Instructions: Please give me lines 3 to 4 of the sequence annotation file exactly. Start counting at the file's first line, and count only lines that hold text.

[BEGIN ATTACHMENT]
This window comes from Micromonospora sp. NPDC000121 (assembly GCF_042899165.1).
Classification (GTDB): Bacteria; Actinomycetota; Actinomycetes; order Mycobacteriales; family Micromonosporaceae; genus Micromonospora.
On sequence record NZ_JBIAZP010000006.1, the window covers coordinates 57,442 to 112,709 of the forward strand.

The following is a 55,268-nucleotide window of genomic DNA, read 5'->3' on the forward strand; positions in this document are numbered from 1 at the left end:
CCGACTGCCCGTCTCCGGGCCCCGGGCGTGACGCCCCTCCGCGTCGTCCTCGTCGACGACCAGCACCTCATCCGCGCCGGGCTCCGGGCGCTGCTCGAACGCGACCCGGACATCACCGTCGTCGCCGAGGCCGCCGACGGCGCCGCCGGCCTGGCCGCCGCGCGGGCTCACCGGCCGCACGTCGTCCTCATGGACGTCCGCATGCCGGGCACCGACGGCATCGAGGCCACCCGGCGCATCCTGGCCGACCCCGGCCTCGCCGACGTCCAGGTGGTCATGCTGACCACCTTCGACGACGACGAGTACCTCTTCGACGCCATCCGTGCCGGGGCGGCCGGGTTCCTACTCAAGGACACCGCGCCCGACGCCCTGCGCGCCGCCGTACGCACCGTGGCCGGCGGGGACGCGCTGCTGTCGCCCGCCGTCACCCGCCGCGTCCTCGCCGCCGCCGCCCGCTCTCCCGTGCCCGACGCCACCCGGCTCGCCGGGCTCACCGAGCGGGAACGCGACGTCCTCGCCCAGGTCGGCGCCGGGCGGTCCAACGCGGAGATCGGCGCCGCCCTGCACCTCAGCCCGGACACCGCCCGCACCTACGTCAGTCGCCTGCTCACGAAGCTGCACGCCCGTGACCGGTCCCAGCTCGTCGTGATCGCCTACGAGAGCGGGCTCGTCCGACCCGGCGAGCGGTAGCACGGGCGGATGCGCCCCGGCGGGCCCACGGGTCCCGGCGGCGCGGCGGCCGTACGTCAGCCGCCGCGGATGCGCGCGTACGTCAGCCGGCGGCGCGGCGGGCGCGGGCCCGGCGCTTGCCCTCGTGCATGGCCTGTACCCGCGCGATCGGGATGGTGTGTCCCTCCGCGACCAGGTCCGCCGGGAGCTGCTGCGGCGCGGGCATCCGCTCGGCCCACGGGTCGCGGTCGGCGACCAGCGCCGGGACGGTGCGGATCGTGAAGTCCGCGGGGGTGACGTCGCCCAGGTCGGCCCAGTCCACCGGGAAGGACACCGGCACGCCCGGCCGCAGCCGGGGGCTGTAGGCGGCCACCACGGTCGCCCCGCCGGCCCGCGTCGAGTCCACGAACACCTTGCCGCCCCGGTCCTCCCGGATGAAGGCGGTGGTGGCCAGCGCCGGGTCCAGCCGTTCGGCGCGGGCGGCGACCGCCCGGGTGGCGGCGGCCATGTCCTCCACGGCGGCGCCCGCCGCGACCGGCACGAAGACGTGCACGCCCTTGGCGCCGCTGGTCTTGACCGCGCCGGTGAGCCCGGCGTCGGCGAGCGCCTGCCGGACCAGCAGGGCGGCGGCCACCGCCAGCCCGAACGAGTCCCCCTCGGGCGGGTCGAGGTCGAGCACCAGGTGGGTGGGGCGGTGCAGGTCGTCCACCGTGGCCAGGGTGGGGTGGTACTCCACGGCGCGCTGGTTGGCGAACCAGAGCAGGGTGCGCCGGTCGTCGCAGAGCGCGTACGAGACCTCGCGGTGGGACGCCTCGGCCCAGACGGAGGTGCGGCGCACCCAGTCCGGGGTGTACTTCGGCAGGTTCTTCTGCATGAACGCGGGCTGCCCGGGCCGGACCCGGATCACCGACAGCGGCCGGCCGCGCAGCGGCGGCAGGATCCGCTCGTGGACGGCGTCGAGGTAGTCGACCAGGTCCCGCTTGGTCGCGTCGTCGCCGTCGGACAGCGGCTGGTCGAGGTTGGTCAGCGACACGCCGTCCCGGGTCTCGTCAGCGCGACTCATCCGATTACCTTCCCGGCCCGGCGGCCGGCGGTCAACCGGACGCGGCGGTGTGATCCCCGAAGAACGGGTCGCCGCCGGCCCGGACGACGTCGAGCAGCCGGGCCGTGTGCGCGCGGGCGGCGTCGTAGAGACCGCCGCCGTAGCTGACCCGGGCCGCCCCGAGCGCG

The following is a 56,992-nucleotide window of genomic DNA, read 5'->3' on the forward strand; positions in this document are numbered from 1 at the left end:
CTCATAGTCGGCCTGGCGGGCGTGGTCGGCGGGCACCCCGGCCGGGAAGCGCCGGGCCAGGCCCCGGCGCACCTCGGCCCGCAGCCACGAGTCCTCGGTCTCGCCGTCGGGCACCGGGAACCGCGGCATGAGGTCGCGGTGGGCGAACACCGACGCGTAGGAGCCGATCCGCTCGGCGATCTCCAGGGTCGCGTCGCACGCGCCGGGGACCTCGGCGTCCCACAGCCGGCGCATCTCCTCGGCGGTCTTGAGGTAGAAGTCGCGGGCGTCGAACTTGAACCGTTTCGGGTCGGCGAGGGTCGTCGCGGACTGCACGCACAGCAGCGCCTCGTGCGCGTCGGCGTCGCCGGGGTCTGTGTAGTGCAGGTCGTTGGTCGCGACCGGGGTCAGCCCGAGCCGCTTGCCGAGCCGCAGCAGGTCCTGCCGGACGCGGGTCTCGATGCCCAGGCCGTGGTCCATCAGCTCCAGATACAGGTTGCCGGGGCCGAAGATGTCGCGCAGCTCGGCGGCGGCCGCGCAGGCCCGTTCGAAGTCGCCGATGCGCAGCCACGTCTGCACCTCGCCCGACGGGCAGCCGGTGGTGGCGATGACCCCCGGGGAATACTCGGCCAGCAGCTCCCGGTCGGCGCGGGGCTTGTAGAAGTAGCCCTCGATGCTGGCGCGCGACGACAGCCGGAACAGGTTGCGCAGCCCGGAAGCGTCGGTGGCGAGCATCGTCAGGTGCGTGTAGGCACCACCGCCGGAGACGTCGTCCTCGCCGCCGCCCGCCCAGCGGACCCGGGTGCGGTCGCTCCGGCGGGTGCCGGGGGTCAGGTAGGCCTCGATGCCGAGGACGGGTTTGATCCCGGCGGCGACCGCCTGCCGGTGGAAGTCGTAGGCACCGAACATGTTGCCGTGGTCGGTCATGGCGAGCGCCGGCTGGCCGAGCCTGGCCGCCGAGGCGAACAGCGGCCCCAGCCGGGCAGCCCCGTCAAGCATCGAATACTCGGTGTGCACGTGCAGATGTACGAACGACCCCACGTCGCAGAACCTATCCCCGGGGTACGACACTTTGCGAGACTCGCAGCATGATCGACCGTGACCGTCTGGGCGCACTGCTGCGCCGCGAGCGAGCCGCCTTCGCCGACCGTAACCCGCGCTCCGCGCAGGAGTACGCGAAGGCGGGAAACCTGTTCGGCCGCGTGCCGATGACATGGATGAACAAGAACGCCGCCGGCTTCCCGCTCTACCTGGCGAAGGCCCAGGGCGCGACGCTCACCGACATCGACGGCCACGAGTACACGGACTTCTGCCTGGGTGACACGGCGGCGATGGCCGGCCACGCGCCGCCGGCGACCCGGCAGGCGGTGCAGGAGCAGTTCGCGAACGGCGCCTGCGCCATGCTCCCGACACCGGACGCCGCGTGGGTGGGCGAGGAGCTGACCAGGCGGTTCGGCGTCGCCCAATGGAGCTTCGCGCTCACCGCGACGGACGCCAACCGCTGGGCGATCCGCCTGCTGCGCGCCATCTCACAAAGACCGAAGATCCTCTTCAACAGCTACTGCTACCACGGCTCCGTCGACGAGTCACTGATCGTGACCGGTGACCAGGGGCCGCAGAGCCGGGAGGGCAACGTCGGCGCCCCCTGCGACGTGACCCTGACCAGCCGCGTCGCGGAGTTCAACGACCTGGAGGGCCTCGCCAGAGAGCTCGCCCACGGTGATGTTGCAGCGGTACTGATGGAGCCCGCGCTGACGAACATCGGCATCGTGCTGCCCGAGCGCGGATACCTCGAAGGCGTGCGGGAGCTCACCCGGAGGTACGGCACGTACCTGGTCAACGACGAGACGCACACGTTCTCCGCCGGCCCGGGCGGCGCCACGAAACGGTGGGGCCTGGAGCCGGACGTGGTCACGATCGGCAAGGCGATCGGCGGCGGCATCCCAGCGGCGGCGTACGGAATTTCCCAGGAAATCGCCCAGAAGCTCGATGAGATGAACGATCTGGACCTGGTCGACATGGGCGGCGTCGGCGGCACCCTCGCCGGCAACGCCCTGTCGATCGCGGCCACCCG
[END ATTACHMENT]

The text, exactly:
On sequence record NZ_JBIAZP010000006.1, the window covers coordinates 57,442 to 112,709 of the forward strand.

The following is a 55,268-nucleotide window of genomic DNA, read 5'->3' on the forward strand; positions in this document are numbered from 1 at the left end: